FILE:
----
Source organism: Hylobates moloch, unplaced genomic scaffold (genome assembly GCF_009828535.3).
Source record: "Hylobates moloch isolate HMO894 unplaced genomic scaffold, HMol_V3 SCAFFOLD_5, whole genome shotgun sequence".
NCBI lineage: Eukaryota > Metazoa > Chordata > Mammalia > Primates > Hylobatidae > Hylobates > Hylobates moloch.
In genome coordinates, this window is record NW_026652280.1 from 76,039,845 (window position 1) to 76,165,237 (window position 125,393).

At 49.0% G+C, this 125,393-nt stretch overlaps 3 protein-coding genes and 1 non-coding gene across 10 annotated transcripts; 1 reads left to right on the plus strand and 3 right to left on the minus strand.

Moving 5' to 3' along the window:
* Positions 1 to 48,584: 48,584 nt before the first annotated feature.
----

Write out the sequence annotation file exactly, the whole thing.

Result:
Source organism: Hylobates moloch, unplaced genomic scaffold (genome assembly GCF_009828535.3).
Source record: "Hylobates moloch isolate HMO894 unplaced genomic scaffold, HMol_V3 SCAFFOLD_5, whole genome shotgun sequence".
NCBI lineage: Eukaryota > Metazoa > Chordata > Mammalia > Primates > Hylobatidae > Hylobates > Hylobates moloch.
In genome coordinates, this window is record NW_026652280.1 from 76,039,845 (window position 1) to 76,165,237 (window position 125,393).

At 49.0% G+C, this 125,393-nt stretch overlaps 3 protein-coding genes and 1 non-coding gene across 10 annotated transcripts; 1 reads left to right on the plus strand and 3 right to left on the minus strand.

Moving 5' to 3' along the window:
* Positions 1 to 48,584: 48,584 nt before the first annotated feature.